Use this URL to cite or link to this record in EThOS: http://ethos.bl.uk/OrderDetails.do?uin=uk.bl.ethos.532276
Title: An investigation into tribological and performance related aspects polymeric gearing
Author: Dearn, Karl David
Awarding Body: The University of Birmingham
Current Institution: University of Birmingham
Date of Award: 2009
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Abstract:
The benefits of using polymer and polymer composite gears are numerous and it is these in part that is fuelling the resurgent commercial interest in them for metal replacement applications, thought to be in the region of £160M per annum. This interest is further driven by the increasingly important need for considerate energy consumption and the drive for greater product efficiency. As the science and technology associated with polymeric gearing develops, so too do the complexities and demands of the application. Although traditionally employed in low load and speed applications and motion control, such advancements are pushing the limits of high performance polymer applications to unprecedented levels where hitherto high temperature and corrosive environments would have excluded them. Thus, the complex kinematics of gearing and the extreme environments in which polymer gears operate make such applications ideal candidates for material manufacturers to demonstrate the superiority of their proprietary polymers. Despite this resurgent interest, polymer gears have received only a fraction of the attention received by their metal counterparts. As a result, those choosing to specify polymers in demanding applications are faced with a lack of reliable design and testing data, with current standards and guidelines based on metallic dogma. Given the fundamental differences between the two materials, this has been proved to be inadequate. This thesis aimed to address a variety of performance aspects of polymeric gears, particularly focusing on temperature and tribological related effects. At its foundation was the previous research conducted by the Power Transmission Laboratory, at the University of Birmingham. Five research areas were covered, they were: - The analysis and estimation of bulk temperatures in polymer spur gears - Contact analysis of polymeric gears - Acoustic emissions and transmission error analysis: - External lubrication analysis with respect to measured efficiencies and surface damage: -A design and rating algorithm for polymeric gears: The research utilised empirical, numerical and analytical techniques to improve the understanding of the behaviour of polymeric gears, such that their performance and reliability could be improved. In addition to this, recommendations were given for future research directions.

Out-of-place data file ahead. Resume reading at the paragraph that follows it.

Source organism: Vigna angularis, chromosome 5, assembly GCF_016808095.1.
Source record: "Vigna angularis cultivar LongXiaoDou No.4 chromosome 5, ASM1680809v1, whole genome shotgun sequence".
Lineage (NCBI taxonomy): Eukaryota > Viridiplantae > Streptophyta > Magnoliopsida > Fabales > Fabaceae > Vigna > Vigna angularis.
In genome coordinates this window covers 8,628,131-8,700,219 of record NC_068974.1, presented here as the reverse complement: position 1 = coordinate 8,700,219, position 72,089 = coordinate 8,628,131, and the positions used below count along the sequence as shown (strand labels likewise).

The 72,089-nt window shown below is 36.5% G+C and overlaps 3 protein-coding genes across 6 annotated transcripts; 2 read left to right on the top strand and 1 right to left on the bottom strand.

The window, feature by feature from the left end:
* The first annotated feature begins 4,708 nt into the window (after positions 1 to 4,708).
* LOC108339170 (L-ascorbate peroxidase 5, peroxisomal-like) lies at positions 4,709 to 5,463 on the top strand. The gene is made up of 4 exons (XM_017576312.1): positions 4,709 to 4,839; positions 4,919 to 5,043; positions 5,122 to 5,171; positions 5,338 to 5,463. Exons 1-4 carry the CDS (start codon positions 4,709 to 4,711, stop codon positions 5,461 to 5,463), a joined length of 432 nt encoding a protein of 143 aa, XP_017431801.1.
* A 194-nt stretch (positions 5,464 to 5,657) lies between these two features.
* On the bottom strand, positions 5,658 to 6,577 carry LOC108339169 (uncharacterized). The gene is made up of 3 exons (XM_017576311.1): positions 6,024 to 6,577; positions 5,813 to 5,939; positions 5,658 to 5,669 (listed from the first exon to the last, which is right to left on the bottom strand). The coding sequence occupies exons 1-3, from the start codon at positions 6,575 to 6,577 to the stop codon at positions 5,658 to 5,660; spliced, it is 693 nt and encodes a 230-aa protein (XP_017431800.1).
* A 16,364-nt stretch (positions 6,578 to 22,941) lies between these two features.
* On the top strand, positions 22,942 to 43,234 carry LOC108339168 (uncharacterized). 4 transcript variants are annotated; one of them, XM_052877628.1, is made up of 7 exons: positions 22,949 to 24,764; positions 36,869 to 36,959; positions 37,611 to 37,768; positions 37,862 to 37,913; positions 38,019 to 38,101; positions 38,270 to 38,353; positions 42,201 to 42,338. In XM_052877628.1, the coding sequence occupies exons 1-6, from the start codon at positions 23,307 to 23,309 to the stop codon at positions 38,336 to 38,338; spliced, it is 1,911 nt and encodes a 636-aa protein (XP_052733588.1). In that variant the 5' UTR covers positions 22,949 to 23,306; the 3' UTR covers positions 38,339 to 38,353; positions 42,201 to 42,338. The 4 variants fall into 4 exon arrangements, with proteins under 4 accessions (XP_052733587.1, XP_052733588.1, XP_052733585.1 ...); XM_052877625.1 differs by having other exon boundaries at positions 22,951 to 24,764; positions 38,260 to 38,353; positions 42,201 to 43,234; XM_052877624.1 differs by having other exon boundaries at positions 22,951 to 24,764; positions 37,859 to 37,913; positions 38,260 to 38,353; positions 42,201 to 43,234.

Supervisor: Not available Sponsor: Not available
Qualification Name: Thesis (Ph.D.) Qualification Level: Doctoral
EThOS ID: uk.bl.ethos.532276  DOI: Not available
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